From The Complete Walker. by Colin Fletcher:

There is a cardinal rule of travel, all too often overlooked, that I call
"The Law of Inverse Appreciation."

It states: "The less there is between you and the environment, the more you
appreciate the environment."

Every walker knows, even if he has not thought about it, the law's most obvious
application: the bigger and most efficient your means of travel, the further you
become divorced from the reality through which you are travelling. A man learns
a thousand times more about the sea from the Kon Tiki than from the Queen
; euphorically more about space at the end of a cord than inside a capsule.
On land, you remain closer in touch with the countryside in a slow moving old
open touring car than in a modern, air-conditioned, tinted-glass-window,
80-miles-per-hour-and-never-notice-it behemoth. And you come closer in touch on
a horse than any car; in closer touch on foot than on any horse.

But the law has a second and less obvious application: your appreciation varies
not only according to what you travel "in" but also according to what you travel
"over." Drive along a freeway in any kind of car and you are in almost zero
contact with the country beyond the concrete. Turn off onto a minor highway and
you are a notch closer. A narrow country road is better still. When you bump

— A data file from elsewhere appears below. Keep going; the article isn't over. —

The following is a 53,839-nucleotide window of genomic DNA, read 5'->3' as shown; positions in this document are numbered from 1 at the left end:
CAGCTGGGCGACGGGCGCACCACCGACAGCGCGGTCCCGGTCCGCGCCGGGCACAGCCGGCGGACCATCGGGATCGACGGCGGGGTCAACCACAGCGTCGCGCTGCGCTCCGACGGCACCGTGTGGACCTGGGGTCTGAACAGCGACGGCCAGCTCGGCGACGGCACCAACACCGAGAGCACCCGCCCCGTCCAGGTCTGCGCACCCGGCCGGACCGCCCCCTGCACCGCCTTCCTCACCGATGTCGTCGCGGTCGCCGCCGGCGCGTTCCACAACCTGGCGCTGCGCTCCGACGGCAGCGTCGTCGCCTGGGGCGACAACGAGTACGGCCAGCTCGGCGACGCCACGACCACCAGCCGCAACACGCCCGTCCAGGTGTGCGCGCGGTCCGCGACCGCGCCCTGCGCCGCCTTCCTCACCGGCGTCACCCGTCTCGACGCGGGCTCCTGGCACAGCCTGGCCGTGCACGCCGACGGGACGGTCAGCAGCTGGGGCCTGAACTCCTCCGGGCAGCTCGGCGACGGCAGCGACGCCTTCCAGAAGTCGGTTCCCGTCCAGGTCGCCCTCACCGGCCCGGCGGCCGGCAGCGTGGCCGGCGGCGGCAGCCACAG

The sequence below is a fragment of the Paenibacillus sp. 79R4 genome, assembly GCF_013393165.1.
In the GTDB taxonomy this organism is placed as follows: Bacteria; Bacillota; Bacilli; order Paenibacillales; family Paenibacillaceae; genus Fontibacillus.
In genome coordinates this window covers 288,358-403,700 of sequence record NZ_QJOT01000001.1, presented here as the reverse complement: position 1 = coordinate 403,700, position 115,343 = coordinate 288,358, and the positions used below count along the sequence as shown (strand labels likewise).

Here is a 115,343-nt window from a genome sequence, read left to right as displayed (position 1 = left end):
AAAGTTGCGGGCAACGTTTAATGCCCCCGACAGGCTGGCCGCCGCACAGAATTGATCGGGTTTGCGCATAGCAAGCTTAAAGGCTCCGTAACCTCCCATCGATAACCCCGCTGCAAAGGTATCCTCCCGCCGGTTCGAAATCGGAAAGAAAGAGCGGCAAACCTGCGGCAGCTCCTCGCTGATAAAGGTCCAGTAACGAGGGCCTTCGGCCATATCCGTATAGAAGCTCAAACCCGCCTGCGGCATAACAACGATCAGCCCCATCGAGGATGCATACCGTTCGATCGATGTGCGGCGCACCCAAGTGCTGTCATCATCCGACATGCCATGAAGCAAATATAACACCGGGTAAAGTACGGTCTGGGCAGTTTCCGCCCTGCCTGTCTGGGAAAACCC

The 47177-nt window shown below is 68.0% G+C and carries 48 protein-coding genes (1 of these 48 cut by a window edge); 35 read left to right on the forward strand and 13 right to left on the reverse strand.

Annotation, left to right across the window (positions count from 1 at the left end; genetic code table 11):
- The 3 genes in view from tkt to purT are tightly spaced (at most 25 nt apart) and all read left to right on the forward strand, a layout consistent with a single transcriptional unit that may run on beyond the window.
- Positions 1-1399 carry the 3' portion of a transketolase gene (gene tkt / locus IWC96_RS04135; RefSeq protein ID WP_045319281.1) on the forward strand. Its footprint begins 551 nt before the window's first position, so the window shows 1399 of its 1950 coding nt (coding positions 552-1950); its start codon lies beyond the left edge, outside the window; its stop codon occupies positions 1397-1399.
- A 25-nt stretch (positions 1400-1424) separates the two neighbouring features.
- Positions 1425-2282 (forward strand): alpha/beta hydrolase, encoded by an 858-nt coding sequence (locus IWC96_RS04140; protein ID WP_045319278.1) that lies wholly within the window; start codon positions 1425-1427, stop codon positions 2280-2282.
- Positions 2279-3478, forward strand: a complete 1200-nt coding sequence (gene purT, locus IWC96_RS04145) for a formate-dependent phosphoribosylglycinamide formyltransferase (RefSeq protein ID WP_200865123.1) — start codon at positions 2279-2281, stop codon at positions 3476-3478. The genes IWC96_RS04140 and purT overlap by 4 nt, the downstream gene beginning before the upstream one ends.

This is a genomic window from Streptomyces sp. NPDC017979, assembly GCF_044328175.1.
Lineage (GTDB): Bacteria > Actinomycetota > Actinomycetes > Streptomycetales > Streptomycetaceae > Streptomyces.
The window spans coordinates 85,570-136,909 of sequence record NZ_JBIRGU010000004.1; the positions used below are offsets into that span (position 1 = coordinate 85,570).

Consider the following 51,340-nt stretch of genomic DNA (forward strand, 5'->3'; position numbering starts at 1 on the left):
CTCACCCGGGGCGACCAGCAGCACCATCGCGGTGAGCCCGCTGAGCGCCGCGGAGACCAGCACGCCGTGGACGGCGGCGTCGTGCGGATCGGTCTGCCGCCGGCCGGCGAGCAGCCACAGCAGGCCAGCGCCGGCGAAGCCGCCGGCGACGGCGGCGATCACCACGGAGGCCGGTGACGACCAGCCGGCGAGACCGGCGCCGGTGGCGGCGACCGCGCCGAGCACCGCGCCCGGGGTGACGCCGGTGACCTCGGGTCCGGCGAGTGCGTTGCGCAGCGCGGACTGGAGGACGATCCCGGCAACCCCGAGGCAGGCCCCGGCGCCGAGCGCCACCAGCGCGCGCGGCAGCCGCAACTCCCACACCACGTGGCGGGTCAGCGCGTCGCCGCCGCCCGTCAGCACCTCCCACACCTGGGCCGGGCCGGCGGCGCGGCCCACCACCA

slowly along a jeep trail you begin at last to sense those vital details that
turn mere landscape into living countryside. And not long ago, on the East
African savanna -- where it was at the time not considered destructive to drive
cross-country over the pale grasslands -- I discovered an extending corollary to
my law: "The further you move away from any impediment of appreciation, the
better it is."

It is less obvious that these same discrepancies persist when you are travelling
on foot. Any blacktop road holds the scrollwork of the country at arm's length:
the road itself keeps stalking along on stilts or grubbing about in a trough,
and your feet travel on harsh and sterile pavement. Turn off onto a dusty jeep
trail and the detail moves closer. A foot trail is better still. But you do
not really have to break free until you step off the trail and walk through
waving grass or woodland growth or across rock or smooth sand or (most perfect
of all) virgin snow. Now you can read all the details, down to the print.
Drifting snow crystals barely begun to blurr the four footed signature of the
marten that padded past this lodgepole pine. Or a long-legged lizard scurries
for cover, kicking up little spurts of sand as it corners around a bush. . .And
always, in snow or sand or rock or seascape grass there is, as far as you can
see in any direction, no sign of man.

That, I believe, is being in touch with the world.